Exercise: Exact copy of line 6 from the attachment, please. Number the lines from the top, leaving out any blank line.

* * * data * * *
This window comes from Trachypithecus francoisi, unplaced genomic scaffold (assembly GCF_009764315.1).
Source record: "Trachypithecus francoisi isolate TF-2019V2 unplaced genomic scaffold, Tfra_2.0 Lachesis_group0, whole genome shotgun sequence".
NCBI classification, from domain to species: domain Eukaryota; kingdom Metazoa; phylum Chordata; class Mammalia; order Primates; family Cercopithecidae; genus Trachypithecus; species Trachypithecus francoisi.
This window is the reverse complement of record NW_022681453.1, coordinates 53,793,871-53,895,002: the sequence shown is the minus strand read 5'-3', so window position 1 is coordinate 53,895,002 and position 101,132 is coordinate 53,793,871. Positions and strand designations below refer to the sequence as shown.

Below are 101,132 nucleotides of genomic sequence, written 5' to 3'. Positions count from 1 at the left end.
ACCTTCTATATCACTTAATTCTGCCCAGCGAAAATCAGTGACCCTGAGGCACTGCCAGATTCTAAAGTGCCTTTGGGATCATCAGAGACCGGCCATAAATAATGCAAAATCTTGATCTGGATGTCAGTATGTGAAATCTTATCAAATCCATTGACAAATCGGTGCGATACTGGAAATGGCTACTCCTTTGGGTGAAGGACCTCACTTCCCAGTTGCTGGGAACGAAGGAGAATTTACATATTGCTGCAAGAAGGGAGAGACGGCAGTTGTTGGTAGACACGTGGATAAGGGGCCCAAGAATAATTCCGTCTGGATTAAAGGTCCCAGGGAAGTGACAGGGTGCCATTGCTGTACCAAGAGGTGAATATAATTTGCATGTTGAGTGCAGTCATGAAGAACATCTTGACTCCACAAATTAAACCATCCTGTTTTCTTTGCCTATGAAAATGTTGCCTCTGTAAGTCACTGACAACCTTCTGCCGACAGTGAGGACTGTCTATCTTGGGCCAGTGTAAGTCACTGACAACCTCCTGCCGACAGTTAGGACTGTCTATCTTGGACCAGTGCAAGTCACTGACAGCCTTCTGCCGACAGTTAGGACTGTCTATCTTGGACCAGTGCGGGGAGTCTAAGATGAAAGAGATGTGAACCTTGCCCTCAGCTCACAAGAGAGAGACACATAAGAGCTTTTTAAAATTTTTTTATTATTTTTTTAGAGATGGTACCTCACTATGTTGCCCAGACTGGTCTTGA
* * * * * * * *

ACCTTCTATATCACTTAATTCTGCCCAGCGAAAATCAGTGACCCTGAGGCACTGCCAGATTCTAAAGTGCCTTTGGGATCATCAGAGACCGGCCATAAATAATGCAAAATCTTGATCTGGATGTCAGTATGTGAAATCTTATCAAATCCATTGACAAATCGGTGCGATACTGGAAATGGCTACTCCTTTGGGTGAAGGACCTCACTTCCCAGTTGCTGGGAACGAAGGAGAATTTACATATTGCTGCAAGAAGGGAGAGACGGCAGTTGTTGGTAGACACGTGGATAAGGGGCCCAAGAATAATTCCGTCTGGATTAAAGGTCCCAGGGAAGTGACAGGGTGCCATTGCTGTACCAAGAGGTGAATATAATTTGCATGTTGAGTGCAGTCATGAAGAACATCTTGACTCCACAAATTAAACCATCCTGTTTTCTTTGCCTATGAAAATGTTGCCTCTGTAAGTCACTGACAACCTTCTGCCGACAGTGAGGACTGTCTATCTTGGGCCAGTGTAAGTCACTGACAACCTCCTGCCGACAGTTAGGACTGTCTATCTTGGACCAGTGCAAGTCACTGACAGCCTTCTGCCGACAGTTAGGACTGTCTATCTTGGACCAGTGCGGGGAGTCTAAGATGAAAGAGATGTGAACCTTGCCCTCAGCTCACAAGAGAGAGACACATAAGAGCTTTTTAAAATTTTTTTATTATTTTTTTAGAGATGGTACCTCACTATGTTGCCCAGACTGGTCTTGA